My mechanic told me, “I couldn’t repair your brakes, so I made your horn louder.”
People always ask us, “What about all these Kubernetes tools? Do I need them? If so, which ones? And what do they all do?”
In this chapter, we’ll explore a small part of the landscape of tools and utilities that help you work with Kubernetes. We’ll show you some advanced techniques with
kubectl, and a few useful utilities such as
kubed-sh, Stern, and BusyBox.
We’ve already met
kubectl, starting in Chapter 2, and as it’s the primary tool for interacting with Kubernetes, you may already be comfortable with the basics. Let’s look at some more advanced features of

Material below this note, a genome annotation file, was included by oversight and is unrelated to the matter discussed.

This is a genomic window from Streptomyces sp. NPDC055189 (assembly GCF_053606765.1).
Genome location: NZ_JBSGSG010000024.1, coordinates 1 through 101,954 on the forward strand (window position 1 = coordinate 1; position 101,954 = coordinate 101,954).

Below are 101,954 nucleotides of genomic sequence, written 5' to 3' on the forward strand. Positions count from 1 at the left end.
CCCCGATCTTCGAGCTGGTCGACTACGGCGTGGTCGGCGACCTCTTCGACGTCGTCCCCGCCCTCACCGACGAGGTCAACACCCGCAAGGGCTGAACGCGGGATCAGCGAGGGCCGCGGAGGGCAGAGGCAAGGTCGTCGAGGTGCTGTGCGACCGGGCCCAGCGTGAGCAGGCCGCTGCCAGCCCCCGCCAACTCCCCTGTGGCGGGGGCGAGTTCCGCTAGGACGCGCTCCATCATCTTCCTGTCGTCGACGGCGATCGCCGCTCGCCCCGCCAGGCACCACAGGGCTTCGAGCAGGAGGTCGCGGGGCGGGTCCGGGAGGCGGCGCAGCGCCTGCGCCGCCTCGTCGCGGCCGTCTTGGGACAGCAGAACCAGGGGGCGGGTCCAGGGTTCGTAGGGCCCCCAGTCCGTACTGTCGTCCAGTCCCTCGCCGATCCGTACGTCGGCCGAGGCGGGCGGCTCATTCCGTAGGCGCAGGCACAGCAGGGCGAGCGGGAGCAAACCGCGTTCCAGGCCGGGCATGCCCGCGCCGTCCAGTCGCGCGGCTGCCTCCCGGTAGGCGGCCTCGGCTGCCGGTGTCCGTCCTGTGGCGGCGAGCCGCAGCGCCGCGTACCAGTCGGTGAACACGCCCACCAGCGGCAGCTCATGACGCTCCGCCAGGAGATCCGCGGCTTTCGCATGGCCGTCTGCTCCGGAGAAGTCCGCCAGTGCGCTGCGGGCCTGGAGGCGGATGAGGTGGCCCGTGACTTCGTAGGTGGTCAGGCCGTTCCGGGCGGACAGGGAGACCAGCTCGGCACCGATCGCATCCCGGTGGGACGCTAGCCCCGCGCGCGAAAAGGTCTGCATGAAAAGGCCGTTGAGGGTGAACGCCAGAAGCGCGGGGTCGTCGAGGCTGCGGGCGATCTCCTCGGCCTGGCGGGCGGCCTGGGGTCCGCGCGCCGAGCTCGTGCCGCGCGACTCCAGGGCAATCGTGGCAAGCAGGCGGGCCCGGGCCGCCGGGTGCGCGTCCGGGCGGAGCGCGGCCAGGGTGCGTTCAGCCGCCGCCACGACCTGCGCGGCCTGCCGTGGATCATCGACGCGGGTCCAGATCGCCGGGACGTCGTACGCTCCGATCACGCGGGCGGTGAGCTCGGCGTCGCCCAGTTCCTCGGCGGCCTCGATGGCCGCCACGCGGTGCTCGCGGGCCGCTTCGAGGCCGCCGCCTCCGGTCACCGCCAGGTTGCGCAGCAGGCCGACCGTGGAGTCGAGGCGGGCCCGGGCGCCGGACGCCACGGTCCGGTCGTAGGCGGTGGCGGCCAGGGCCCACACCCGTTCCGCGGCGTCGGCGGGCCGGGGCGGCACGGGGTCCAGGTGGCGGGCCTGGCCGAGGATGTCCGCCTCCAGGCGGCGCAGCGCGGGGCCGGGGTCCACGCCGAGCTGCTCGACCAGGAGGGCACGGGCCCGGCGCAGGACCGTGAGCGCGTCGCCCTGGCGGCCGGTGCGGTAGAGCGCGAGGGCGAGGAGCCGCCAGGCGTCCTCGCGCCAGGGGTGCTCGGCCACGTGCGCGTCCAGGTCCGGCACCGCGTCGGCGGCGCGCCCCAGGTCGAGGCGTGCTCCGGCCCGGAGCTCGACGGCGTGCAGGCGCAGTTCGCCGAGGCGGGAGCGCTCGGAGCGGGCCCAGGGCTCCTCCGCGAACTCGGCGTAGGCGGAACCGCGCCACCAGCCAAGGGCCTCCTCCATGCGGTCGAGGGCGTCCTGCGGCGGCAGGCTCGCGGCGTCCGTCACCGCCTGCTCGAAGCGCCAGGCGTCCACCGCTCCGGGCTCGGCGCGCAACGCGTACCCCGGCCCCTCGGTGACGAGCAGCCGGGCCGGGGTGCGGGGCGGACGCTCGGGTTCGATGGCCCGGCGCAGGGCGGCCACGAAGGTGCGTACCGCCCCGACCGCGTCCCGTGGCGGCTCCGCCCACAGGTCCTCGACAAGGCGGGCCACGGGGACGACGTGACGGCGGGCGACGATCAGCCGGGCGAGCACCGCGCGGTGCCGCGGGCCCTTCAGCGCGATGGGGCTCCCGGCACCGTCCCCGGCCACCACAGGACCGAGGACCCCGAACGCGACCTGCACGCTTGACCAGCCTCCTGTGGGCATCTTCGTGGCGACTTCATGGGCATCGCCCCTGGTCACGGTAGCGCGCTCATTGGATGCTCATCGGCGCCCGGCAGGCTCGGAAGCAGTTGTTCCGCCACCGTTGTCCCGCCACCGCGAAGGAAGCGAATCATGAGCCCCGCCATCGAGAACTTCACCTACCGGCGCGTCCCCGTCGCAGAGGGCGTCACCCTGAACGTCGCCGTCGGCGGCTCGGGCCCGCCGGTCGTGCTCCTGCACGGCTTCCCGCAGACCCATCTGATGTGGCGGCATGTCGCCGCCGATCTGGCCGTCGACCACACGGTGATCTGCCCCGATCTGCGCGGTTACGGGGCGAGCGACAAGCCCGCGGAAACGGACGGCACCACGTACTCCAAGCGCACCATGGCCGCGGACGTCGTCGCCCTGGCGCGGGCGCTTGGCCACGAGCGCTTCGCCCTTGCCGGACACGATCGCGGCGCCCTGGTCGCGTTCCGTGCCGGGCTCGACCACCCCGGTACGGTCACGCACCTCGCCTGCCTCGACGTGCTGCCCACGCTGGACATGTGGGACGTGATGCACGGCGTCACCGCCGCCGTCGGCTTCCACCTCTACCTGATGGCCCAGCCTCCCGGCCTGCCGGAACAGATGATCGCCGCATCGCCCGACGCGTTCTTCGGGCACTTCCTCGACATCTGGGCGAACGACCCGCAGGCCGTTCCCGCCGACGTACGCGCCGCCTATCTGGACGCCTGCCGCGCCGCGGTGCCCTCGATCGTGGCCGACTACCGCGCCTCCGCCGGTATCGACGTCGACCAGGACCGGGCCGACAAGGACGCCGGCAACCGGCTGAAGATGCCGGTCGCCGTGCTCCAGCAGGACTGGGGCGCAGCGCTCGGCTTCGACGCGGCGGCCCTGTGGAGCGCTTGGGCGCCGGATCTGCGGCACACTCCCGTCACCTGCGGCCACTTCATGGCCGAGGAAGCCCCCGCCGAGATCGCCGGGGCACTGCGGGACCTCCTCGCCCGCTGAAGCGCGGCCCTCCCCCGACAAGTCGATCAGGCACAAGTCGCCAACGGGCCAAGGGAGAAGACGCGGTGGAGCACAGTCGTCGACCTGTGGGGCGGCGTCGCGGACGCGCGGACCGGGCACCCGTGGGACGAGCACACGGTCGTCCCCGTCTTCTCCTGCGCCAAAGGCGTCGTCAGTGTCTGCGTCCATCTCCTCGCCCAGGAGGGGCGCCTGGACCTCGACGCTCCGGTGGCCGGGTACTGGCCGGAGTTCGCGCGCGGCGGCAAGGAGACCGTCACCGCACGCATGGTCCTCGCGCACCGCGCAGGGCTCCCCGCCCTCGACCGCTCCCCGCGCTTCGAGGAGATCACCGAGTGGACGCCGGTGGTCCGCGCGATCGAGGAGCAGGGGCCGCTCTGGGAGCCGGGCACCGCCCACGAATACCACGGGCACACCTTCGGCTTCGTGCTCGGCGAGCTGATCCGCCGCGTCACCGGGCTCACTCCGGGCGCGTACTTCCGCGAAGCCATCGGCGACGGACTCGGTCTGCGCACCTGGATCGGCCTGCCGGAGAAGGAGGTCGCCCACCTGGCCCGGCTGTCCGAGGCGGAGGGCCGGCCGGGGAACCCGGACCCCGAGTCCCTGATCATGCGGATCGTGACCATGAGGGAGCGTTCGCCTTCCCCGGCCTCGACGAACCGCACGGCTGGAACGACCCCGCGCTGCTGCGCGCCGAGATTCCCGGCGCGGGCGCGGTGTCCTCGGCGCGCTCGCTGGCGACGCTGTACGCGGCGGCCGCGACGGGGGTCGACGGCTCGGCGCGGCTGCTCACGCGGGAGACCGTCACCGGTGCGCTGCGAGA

kubectl now, including some tips and tricks that may be new to you.
One of the first things that most Kubernetes users do to make their life easier is to create a shell alias for the
kubectl command. For example, we have the following alias set up in our .bash_profile files:
Now instead of having to type out
kubectl in full for every command, we can just use
k get pods
If there are some
kubectl commands that you use a lot, you might like to create aliases for them too. Here are some possible examples:
Google engineer Ahmet Alp Balkan has worked out a logical system of ...